As the first decade of the APA program drew to a close, there were almost 200 completed APAs but little official information on their content. Suddenly, in reaction to an unfavorable court decision regarding the release of IRS field service advice,(5) the IRS changed its position in the pending BNA case and announced that it would release all APAs on a redacted basis.(6) An outcry from affected taxpayers ensued and two amicus curiae briefs were filed in opposition to the IRS's proposed capitulation (one by Tax Executives Institute and one by the author on behalf of several anonymous corporate taxpayers and two trade associations). Legislative efforts were also initiated, which eventually resulted in late 1999 in the enactment of section 521 of Pub. L. No. 106-170.(7) The BNA lawsuit, rendered moot by this legislation, was dismissed in January 2000.
Section 521 amended sections 6103 and 6110 of the Code to provide that APAs and related background information are protected tax return information and cannot be disclosed publicly, even on a redacted basis. At the same time, the legislation required the Secretary of the Treasury to publish a detailed annual report on the status of APAs, including both statistical and procedural information regarding the program as well as substantive information concerning the APAs and the approved methodologies. The report is subject to statutory confidentiality strictures: it may not include information that (1) would be protected from disclosure under the section 6110(c) restrictions applicable to private rulings and other written determinations or (2) could be associated with or otherwise identify, directly or indirectly, a particular taxpayer.
Requiring this report was in effect the trade-off for legislatively guaranteeing the confidentiality of individual APAs, and all affected parties have hoped that it will make meaningful strides toward quenching taxpayers' (and publishers') thirst for guidance on the practical application of section 482. A Joint Committee report on section 521 further noted that the legislation "is not intended to discourage the Treasury Department from issuing other forms of guidance, such as regulations or revenue rulings, consistent with the confidentiality provisions of the Code."(8)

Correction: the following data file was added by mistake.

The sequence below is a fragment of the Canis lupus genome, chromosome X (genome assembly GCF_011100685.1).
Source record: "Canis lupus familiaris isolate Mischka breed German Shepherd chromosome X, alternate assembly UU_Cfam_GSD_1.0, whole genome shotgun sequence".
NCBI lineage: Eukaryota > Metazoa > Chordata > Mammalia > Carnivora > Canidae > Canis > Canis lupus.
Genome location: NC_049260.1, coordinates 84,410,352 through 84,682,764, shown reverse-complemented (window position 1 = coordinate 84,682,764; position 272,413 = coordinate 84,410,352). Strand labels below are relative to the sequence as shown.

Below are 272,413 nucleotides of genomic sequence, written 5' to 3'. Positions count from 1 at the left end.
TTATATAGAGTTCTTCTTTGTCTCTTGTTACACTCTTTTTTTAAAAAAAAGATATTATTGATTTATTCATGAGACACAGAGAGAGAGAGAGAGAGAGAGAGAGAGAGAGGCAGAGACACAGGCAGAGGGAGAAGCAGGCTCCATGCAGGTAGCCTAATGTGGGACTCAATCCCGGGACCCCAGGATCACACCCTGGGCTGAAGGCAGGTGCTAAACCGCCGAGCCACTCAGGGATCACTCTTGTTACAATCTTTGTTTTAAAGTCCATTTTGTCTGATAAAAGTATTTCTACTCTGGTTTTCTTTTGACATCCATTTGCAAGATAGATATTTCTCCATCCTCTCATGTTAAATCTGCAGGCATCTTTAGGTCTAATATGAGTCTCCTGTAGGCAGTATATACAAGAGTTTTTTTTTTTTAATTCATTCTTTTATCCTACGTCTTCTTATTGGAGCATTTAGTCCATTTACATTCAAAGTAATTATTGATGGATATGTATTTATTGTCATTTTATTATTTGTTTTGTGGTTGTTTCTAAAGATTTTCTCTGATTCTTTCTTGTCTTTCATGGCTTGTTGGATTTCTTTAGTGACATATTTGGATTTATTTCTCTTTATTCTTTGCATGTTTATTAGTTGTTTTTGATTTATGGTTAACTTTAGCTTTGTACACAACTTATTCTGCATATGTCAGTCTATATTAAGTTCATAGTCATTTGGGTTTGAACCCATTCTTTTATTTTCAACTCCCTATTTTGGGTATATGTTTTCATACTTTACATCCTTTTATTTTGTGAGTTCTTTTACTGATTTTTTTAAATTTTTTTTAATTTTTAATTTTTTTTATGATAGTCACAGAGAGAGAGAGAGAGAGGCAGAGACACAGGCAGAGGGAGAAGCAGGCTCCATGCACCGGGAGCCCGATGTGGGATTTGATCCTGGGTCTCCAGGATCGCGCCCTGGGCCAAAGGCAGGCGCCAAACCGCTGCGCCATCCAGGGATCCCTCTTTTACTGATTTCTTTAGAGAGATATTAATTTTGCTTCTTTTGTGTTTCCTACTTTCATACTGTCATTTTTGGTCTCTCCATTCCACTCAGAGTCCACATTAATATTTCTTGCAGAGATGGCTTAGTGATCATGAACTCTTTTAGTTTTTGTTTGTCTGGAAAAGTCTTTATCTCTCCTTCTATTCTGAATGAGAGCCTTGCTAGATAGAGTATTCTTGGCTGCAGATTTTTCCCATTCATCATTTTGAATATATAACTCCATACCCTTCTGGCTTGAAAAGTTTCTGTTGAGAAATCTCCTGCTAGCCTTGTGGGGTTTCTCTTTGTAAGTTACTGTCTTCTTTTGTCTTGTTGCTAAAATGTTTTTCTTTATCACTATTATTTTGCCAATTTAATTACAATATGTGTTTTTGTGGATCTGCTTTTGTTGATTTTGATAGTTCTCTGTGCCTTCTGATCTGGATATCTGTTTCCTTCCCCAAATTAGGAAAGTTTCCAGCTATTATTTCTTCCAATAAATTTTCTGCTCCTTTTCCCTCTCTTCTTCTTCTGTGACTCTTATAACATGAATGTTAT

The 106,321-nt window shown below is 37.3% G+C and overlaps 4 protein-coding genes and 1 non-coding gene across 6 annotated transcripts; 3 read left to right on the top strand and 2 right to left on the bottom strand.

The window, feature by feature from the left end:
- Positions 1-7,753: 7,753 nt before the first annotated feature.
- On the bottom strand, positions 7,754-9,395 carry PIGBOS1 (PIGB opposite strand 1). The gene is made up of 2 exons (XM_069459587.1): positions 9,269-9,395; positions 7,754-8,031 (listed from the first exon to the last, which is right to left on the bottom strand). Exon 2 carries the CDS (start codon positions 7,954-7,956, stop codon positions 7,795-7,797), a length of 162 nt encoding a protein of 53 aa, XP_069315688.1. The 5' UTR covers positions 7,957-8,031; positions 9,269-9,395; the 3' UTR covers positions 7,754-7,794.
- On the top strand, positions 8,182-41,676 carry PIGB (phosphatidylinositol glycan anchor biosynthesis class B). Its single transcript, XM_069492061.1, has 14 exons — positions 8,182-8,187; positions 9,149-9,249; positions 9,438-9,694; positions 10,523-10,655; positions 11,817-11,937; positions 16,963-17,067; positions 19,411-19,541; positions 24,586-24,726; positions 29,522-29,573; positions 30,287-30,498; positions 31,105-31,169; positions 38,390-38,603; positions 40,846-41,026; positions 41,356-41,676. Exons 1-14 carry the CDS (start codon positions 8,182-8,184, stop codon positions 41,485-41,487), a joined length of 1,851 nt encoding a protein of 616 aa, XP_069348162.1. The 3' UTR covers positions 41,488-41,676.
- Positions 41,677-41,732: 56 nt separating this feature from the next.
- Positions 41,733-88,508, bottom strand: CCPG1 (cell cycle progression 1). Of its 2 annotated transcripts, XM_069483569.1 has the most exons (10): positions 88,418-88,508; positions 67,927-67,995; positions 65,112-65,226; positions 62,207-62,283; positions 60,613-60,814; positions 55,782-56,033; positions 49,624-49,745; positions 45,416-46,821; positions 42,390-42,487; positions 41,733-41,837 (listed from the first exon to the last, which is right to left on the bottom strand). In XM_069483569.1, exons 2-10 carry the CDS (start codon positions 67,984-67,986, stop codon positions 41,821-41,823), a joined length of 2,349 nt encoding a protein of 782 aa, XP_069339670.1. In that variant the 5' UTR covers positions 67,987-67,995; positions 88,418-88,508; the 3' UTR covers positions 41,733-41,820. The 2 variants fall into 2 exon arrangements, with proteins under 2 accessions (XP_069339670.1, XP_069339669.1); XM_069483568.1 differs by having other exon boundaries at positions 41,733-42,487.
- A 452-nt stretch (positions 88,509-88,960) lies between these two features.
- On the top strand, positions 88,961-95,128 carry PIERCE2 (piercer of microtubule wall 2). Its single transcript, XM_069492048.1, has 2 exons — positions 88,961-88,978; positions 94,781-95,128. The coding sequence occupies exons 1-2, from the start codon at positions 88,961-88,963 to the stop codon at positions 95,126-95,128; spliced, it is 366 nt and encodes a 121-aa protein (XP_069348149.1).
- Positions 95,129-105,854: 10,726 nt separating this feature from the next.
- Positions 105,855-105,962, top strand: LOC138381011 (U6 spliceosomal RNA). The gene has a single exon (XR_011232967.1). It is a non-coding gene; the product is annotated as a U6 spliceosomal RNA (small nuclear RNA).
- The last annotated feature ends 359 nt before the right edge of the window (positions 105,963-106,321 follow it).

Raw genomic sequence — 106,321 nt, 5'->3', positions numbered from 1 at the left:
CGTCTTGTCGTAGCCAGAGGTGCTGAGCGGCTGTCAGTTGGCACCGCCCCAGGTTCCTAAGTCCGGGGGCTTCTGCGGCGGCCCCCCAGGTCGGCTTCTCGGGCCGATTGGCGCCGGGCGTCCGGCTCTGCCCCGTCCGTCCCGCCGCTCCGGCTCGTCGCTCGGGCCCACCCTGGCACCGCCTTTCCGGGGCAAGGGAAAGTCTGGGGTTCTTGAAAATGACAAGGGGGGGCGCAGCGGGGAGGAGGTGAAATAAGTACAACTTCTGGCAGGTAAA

The IRS invested significant effort in reviewing its full APA library to cull and characterize the prescribed information for public consumption. It issued the 53-page Report (covering the entire history of the APA program through the end of 1999) on schedule. The Report responds to all items on the statutory list without breaching taxpayers' confidentiality.
Do the abstracts of the IRS collection (1) satisfy the statutory requirements, (2) meet the goal of providing useful guidance to taxpayers about the practical application of section 482, and (3) temper publishers' assertions regarding private practitioner libraries accessible only to a few? (1) Yes; (2) Yes, within reason; and (3) probably No. While the Report clearly responds to all identified items and provides significant, if not soup-to-nuts, guidance, one can expect continued requests for more specific guidance despite the resulting intrusion into taxpayers' legitimate privacy spheres. The balance of this article reviews the Report's contents to permit readers to make their own judgments.
The Report initially provides information regarding the APA program procedures. It describes the composition of an IRS APA team, including the APA Office Team Leader, an economist, the local revenue agent and his/her manager or case manager, a District Counsel attorney, perhaps a technical branch attorney with particular relevant expertise, and, for bilateral cases, an analyst from the Tax Treaty Division (i.e., the U.S. Competent Authority office). A full description of the APA process itself is set forth and the current version of the mode] APA is attached as an appendix to the Report.